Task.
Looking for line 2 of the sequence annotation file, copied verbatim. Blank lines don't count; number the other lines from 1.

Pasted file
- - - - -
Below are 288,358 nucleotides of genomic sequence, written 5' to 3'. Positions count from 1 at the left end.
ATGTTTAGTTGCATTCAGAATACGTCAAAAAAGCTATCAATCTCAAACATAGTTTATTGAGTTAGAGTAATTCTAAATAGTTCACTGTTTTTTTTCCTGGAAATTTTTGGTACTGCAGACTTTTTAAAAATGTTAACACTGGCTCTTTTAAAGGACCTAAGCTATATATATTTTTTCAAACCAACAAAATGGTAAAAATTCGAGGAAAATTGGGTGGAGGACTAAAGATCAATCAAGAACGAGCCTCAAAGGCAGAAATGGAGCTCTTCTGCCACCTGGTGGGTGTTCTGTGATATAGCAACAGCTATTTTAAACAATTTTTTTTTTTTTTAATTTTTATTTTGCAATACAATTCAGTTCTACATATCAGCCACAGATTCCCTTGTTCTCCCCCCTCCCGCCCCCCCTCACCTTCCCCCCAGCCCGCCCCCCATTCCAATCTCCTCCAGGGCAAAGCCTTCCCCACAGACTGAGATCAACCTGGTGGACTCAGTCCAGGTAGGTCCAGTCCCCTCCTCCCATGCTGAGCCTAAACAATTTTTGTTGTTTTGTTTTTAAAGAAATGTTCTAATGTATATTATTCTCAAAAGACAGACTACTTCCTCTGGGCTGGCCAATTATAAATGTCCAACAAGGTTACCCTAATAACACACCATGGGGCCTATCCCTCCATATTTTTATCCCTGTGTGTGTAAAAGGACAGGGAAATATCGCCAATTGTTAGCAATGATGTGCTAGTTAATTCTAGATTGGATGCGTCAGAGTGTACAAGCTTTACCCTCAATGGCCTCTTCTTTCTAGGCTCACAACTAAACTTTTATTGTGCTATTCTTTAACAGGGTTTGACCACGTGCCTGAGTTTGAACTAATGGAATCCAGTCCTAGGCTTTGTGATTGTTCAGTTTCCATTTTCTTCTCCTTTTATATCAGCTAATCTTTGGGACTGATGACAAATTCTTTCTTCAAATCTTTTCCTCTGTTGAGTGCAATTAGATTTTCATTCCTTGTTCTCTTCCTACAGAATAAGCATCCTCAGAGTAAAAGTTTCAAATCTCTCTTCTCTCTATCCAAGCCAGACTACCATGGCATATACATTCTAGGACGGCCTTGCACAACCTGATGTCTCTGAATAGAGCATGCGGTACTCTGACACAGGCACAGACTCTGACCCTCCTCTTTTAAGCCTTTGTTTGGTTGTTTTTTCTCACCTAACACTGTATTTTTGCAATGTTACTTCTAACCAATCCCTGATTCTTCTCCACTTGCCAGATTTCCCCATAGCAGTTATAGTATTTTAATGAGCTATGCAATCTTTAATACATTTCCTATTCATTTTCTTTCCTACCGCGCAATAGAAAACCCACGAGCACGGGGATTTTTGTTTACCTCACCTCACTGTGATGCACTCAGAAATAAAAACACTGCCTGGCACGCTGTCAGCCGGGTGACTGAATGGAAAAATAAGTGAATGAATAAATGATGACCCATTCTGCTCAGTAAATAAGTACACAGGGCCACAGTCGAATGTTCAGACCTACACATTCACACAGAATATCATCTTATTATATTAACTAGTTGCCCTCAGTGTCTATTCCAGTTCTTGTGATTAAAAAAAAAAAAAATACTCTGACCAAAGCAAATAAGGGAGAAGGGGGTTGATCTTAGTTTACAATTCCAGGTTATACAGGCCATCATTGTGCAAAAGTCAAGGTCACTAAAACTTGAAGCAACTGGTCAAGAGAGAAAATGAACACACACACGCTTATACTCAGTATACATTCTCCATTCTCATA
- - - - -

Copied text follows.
ATGTTTAGTTGCATTCAGAATACGTCAAAAAAGCTATCAATCTCAAACATAGTTTATTGAGTTAGAGTAATTCTAAATAGTTCACTGTTTTTTTTCCTGGAAATTTTTGGTACTGCAGACTTTTTAAAAATGTTAACACTGGCTCTTTTAAAGGACCTAAGCTATATATATTTTTTCAAACCAACAAAATGGTAAAAATTCGAGGAAAATTGGGTGGAGGACTAAAGATCAATCAAGAACGAGCCTCAAAGGCAGAAATGGAGCTCTTCTGCCACCTGGTGGGTGTTCTGTGATATAGCAACAGCTATTTTAAACAATTTTTTTTTTTTTTAATTTTTATTTTGCAATACAATTCAGTTCTACATATCAGCCACAGATTCCCTTGTTCTCCCCCCTCCCGCCCCCCCTCACCTTCCCCCCAGCCCGCCCCCCATTCCAATCTCCTCCAGGGCAAAGCCTTCCCCACAGACTGAGATCAACCTGGTGGACTCAGTCCAGGTAGGTCCAGTCCCCTCCTCCCATGCTGAGCCTAAACAATTTTTGTTGTTTTGTTTTTAAAGAAATGTTCTAATGTATATTATTCTCAAAAGACAGACTACTTCCTCTGGGCTGGCCAATTATAAATGTCCAACAAGGTTACCCTAATAACACACCATGGGGCCTATCCCTCCATATTTTTATCCCTGTGTGTGTAAAAGGACAGGGAAATATCGCCAATTGTTAGCAATGATGTGCTAGTTAATTCTAGATTGGATGCGTCAGAGTGTACAAGCTTTACCCTCAATGGCCTCTTCTTTCTAGGCTCACAACTAAACTTTTATTGTGCTATTCTTTAACAGGGTTTGACCACGTGCCTGAGTTTGAACTAATGGAATCCAGTCCTAGGCTTTGTGATTGTTCAGTTTCCATTTTCTTCTCCTTTTATATCAGCTAATCTTTGGGACTGATGACAAATTCTTTCTTCAAATCTTTTCCTCTGTTGAGTGCAATTAGATTTTCATTCCTTGTTCTCTTCCTACAGAATAAGCATCCTCAGAGTAAAAGTTTCAAATCTCTCTTCTCTCTATCCAAGCCAGACTACCATGGCATATACATTCTAGGACGGCCTTGCACAACCTGATGTCTCTGAATAGAGCATGCGGTACTCTGACACAGGCACAGACTCTGACCCTCCTCTTTTAAGCCTTTGTTTGGTTGTTTTTTCTCACCTAACACTGTATTTTTGCAATGTTACTTCTAACCAATCCCTGATTCTTCTCCACTTGCCAGATTTCCCCATAGCAGTTATAGTATTTTAATGAGCTATGCAATCTTTAATACATTTCCTATTCATTTTCTTTCCTACCGCGCAATAGAAAACCCACGAGCACGGGGATTTTTGTTTACCTCACCTCACTGTGATGCACTCAGAAATAAAAACACTGCCTGGCACGCTGTCAGCCGGGTGACTGAATGGAAAAATAAGTGAATGAATAAATGATGACCCATTCTGCTCAGTAAATAAGTACACAGGGCCACAGTCGAATGTTCAGACCTACACATTCACACAGAATATCATCTTATTATATTAACTAGTTGCCCTCAGTGTCTATTCCAGTTCTTGTGATTAAAAAAAAAAAAAATACTCTGACCAAAGCAAATAAGGGAGAAGGGGGTTGATCTTAGTTTACAATTCCAGGTTATACAGGCCATCATTGTGCAAAAGTCAAGGTCACTAAAACTTGAAGCAACTGGTCAAGAGAGAAAATGAACACACACACGCTTATACTCAGTATACATTCTCCATTCTCATA